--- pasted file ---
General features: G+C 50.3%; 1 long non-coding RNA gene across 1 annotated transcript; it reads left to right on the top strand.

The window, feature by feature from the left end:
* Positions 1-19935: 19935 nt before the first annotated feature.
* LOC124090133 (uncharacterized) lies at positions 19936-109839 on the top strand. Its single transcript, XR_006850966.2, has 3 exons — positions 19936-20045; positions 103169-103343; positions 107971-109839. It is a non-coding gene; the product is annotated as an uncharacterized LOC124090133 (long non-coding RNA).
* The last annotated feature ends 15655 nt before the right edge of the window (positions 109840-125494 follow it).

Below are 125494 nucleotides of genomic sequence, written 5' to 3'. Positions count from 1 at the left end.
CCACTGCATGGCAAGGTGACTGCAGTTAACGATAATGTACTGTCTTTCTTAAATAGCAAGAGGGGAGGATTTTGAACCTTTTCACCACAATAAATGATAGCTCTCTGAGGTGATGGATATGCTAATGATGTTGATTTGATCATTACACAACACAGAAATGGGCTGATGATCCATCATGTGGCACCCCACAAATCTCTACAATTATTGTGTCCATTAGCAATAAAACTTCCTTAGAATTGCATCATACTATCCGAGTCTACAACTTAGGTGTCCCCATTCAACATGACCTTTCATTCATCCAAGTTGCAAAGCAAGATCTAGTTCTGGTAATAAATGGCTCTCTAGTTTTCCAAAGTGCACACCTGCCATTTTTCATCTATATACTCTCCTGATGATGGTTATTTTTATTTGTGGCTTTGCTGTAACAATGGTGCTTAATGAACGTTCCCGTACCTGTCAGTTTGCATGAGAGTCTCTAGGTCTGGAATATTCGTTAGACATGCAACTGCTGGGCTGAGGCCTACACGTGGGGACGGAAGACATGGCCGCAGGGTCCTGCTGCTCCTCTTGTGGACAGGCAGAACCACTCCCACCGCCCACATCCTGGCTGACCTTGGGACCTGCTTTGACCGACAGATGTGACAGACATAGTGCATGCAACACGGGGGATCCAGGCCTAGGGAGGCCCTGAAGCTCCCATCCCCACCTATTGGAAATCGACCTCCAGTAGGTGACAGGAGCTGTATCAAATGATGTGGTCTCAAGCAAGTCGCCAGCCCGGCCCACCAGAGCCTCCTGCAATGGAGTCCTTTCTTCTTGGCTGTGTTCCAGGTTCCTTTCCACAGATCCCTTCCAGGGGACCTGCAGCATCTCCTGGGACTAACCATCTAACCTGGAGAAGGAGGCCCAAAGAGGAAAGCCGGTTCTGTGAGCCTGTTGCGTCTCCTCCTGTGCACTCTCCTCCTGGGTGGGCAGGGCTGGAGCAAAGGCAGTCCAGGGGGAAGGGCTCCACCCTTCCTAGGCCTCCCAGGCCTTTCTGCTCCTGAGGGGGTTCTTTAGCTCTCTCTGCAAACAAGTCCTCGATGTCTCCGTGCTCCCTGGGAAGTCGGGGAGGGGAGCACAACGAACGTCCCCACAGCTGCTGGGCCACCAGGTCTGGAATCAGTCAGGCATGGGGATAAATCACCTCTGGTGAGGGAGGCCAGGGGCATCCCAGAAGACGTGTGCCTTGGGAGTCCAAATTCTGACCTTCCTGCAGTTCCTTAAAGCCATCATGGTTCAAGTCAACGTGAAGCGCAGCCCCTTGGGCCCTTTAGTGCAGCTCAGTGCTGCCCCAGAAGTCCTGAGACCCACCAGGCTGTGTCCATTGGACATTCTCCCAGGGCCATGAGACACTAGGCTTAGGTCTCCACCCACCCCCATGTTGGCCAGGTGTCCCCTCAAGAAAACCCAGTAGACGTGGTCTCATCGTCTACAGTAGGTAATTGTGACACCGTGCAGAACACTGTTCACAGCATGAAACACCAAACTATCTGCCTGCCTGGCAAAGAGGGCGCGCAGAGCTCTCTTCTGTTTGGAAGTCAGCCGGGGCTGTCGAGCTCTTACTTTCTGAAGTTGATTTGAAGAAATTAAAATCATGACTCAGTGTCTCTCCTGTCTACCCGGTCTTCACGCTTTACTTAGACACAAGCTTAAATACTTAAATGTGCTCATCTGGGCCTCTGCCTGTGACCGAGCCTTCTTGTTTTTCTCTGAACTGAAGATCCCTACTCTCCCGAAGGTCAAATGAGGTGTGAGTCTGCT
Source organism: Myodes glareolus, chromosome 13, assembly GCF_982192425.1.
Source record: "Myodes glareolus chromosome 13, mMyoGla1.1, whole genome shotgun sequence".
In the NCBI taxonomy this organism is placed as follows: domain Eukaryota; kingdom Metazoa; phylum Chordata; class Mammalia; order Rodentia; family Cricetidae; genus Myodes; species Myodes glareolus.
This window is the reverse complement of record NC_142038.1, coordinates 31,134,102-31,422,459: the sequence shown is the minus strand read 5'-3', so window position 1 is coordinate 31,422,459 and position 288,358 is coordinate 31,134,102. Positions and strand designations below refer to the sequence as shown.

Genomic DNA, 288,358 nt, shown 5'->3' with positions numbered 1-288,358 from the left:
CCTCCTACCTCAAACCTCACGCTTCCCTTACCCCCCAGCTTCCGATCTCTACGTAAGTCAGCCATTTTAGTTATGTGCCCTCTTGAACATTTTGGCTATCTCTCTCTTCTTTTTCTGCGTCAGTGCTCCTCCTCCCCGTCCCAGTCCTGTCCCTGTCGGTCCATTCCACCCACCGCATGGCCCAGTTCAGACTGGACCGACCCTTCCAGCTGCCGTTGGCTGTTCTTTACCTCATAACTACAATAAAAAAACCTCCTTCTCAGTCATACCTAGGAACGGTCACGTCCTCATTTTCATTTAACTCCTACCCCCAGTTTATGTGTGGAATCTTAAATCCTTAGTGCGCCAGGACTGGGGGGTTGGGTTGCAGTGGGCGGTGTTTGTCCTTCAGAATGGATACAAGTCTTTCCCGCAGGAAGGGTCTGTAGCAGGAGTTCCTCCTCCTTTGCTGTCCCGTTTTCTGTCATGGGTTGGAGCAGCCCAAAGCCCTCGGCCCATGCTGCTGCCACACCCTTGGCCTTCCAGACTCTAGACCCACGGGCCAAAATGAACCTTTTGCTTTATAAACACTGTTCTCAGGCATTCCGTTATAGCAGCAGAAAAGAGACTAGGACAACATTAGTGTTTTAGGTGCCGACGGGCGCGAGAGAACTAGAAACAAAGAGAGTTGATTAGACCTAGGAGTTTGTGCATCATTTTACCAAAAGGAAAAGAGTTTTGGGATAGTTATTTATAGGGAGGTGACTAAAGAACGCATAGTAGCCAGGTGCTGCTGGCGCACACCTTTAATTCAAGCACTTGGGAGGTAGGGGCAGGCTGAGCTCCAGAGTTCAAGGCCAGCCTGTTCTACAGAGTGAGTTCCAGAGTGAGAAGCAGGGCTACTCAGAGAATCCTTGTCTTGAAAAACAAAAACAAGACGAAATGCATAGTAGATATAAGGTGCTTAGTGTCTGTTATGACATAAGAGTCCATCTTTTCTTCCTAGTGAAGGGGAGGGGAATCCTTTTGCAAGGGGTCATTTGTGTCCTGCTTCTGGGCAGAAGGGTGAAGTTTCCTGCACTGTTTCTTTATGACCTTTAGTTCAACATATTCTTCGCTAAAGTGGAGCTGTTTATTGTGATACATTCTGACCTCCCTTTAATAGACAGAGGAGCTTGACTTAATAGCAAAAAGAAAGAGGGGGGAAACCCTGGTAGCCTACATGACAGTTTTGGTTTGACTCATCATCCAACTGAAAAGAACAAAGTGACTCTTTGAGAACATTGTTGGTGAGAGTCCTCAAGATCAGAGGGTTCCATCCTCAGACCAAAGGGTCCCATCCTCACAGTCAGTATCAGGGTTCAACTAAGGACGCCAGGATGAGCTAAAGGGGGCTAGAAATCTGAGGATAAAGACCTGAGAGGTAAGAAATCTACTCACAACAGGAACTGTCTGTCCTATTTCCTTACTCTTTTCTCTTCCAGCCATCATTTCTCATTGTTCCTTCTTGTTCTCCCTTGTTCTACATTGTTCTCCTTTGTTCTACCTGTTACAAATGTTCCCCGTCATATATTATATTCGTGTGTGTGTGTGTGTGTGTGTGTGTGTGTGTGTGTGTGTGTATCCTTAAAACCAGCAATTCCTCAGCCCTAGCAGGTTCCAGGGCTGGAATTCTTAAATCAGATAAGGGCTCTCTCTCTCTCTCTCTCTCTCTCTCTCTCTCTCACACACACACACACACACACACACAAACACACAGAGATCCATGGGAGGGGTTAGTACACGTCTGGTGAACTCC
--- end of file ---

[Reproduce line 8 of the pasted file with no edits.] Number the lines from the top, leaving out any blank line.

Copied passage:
Source organism: Myodes glareolus, chromosome 13, assembly GCF_982192425.1.